Scan 31What’s the book about?

Beth is a teacher living on the Isle of Wight (though we’re not told that for a while) in a slightly future Britain where climate change has had a real impact socially and financially. She is on her own; her husband Vic has come back from war with significant problems and has been the victim of a treatment regime which has gone wrong, leaving him unable to communicate or look after himself. The treatment is delivered by The Machine, now out of use because of the damage done, and the story starts with her buying one of these devices on the black market because she wants to bring her husband back be reversing the treatment if she can.

Why did I want to read it?

I’ve read two of Smythe’s novels this year (reviewed here and here) and found both really compelling (if bleak, though I absolutely don’t mind bleak at all if the story warrants it, which both of those did) and always intended to read more, partly because of the number of favourable mentions I’ve seen on other blogs and elsewhere.

What did I think?

I thought this was great, another book that I stayed up late to finish (there have been quite a few of those recently, which is no bad thing) and I was totally absorbed in Beth’s story; I feel it’s important to stress that this really is Beth’s story. Of course Vic is important, there would be no book without him, but this is all about Beth’s loneliness and grief and drive to achieve what she needs, which is to get her husband home despite any risks. This is all against the background of the heat and a dysfunctional community and a friend who turns out to not be what she seems.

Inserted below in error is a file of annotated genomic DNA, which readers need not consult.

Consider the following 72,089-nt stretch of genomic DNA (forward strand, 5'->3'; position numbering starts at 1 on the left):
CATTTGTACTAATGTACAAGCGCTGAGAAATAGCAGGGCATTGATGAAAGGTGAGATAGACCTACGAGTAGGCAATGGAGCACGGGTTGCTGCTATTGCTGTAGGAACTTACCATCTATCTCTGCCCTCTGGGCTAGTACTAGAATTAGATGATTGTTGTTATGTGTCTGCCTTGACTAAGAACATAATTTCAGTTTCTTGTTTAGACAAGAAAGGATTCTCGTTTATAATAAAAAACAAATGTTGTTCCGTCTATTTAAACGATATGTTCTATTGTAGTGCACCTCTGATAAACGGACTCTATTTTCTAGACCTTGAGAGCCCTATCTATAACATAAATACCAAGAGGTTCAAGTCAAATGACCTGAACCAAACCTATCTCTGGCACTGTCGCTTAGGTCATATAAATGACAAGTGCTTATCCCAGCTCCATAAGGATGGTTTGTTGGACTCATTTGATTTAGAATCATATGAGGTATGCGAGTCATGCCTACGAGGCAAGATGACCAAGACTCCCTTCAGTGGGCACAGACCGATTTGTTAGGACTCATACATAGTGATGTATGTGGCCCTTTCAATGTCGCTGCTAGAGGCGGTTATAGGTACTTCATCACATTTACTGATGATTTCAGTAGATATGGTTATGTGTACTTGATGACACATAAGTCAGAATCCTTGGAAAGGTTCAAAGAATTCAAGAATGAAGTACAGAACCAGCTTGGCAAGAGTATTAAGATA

The book has been compared to Frankenstein but for me it has more of a resonance with The Monkey’s Paw, in the sense of getting what you wish for and that not being what you thought. Of course there are other layers to this story which, once you have read the end (and I read it twice just to make sure that what had happened had happened) become clearer and explained a key event which was pivotal to the plot but took place “offstage” (I wondered why at the time and came up with an explanation which turned out to be entirely wrong). The end has been much commented on; I don’t have a problem with it as such but I would like to read The Machine again as I’m sure it has made me want to re-read the book to see if I had missed anything obvious.

How you feel about this book will depend on what you think of Beth herself. I felt hugely sorry for her and understood why she thought she had to try to reconstitute Vic but there was always a feeling this wouldn’t end well.

I’ve already got a hold of another Smythe work, saving that for later 🙂

 

 

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